Physical Modeling of Diseases and Development: What Shape and Motion Talk
Prof. Motomu Tanaka, Physical Chemistry of Biosystems, University of Heidelberg
In nature, diseases and development are highly complex, stochastic processes. In the last several decades, two major approaches have been developed for mechanistic understanding of life: (1) molecular biology approaches focusing on the roles of individual molecules/genes and (2) in vivo studies relying on animal models. However, huge gaps in length-and time-scales often make it difficult to describe cooperative, dynamic interactions in biological systems. The ground challenge for physicists is: "how to extract numbers with units from life".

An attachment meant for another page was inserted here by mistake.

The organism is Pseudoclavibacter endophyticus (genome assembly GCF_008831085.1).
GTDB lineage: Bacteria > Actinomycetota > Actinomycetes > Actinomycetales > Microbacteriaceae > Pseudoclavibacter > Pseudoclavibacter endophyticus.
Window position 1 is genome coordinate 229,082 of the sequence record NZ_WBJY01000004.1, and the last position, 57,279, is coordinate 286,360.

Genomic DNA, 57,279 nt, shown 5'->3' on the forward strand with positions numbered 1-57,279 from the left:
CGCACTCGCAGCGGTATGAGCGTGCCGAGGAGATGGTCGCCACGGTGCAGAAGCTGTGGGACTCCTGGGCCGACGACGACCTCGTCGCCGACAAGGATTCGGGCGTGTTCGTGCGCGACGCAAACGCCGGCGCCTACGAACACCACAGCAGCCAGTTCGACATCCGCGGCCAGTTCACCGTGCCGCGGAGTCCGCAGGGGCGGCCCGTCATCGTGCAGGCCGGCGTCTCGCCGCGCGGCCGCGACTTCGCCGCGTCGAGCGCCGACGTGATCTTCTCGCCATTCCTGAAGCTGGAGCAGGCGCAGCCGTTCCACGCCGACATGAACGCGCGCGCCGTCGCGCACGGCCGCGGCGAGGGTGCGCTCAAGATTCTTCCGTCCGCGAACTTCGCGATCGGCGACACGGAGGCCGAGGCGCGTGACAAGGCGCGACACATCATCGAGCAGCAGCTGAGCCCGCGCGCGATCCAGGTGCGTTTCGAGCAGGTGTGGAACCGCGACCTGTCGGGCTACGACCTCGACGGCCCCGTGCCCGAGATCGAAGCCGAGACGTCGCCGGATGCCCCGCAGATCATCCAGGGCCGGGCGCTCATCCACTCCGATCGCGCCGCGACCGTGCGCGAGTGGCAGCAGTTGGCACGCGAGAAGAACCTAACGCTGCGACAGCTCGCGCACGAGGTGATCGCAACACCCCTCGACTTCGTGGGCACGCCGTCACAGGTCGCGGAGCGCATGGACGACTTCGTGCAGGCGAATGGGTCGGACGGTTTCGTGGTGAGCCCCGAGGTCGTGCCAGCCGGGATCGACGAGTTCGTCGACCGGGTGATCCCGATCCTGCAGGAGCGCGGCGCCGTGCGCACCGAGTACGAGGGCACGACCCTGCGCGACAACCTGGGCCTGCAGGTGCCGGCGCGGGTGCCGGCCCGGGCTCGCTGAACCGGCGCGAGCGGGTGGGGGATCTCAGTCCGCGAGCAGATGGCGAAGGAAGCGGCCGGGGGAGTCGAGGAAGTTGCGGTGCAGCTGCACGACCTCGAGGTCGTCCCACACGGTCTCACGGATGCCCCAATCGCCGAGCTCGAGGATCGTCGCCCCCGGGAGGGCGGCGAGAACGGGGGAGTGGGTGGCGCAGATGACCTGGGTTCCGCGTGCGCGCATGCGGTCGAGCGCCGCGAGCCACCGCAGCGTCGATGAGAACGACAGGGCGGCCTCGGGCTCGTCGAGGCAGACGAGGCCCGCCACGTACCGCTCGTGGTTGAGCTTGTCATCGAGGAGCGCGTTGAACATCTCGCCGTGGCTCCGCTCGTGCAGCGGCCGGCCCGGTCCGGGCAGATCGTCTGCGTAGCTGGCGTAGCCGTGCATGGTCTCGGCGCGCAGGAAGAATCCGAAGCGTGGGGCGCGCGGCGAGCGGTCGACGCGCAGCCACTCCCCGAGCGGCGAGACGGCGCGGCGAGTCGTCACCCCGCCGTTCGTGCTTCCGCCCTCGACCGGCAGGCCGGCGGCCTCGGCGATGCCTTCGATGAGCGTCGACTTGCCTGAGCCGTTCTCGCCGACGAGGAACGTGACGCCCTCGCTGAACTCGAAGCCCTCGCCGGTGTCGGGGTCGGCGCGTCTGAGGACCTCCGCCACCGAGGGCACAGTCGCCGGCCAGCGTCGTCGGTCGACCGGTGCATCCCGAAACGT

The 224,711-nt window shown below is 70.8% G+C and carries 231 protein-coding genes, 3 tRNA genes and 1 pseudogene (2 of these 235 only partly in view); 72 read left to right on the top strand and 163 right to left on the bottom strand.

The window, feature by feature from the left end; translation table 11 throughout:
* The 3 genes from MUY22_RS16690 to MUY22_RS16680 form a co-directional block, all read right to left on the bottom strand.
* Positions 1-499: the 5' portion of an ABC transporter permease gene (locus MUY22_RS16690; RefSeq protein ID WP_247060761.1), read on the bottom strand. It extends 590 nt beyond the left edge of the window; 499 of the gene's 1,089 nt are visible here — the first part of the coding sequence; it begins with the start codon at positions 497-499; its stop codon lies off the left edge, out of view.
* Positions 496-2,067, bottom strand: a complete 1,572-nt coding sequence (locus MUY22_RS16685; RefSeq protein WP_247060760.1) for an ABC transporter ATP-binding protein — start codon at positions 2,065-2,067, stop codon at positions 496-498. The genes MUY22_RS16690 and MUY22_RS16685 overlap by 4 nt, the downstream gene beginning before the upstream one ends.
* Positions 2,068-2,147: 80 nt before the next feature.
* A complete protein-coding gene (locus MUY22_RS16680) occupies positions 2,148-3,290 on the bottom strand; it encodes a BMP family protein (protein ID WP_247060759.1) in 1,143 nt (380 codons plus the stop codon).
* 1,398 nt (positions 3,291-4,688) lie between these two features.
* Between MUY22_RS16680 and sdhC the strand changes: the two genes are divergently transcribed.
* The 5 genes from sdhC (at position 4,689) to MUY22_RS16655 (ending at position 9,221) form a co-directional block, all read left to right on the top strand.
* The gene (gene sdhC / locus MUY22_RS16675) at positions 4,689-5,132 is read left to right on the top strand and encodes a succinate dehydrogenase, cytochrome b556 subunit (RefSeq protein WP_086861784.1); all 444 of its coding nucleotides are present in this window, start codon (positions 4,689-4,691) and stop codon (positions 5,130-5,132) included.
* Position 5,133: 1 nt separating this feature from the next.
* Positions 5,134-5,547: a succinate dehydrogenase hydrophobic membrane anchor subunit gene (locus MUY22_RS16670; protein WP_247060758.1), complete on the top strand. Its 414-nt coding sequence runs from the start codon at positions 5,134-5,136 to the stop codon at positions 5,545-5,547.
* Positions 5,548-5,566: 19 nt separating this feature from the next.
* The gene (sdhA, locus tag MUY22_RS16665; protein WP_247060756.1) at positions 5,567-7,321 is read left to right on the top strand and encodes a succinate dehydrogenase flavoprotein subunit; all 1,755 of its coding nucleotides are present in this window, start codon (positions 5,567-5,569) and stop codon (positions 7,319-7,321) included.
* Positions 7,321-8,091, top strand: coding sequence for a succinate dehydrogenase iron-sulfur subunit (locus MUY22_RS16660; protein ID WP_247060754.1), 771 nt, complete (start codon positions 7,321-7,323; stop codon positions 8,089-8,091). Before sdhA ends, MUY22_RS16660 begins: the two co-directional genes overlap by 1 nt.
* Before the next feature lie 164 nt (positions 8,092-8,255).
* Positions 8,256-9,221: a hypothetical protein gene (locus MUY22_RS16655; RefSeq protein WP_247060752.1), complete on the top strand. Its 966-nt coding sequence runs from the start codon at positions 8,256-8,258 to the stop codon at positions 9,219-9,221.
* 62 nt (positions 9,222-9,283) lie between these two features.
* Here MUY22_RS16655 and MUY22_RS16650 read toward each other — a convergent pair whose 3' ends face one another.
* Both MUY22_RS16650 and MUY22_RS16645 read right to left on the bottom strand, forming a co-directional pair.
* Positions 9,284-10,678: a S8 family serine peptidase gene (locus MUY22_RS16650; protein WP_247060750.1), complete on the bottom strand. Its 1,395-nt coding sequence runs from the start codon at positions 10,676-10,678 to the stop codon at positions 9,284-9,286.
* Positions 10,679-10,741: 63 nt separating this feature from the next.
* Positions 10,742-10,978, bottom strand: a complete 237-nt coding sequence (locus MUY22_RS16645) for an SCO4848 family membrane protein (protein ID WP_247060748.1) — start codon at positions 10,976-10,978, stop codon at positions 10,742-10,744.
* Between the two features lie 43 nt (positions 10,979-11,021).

In my talk, I present some of our recent challenges to overcome the gap by the combination of quantitative in vitro models, live cell imaging, and statistical analysis. I will introduce some of our recent studies that shed light on the spatio-temporal evolution in highly relevant disease models, including (a) time evolution of the adhesion strength of human erythrocytes infected by malaria parasite, and (b) dynamic regulation of the fate of mesenchymal stem cells from bone marrow using stimuli-responsive polymeric materials.
I hope to show you how our interdisciplinary approach enables us to address some key questions in understanding diseases and development.
 M. Tanaka and E. Sackmann, Nature, 437, 656 (2005).
 E. Schneck, T. Schubert, O. Konovalov, B. Quinn, T. Gutsmann, K. Brandenburg, R.G. Oliveira, D.A. Pink, M. Tanaka, PNAS, 107, 9147 (2010).
 T. Kaindl, H. Rieger, L. Kaschel, U. Engel, A. Schmaus, J. Sleeman, and M. Tanaka, PLoS One, 7, e42911 (2012).
 A. Körner, C. Deichmann, F. F. Rossetti, A. Köhler, O. Konovalov, D. Wedlich, and M. Tanaka, PLoS One, 8, e54749 (2013).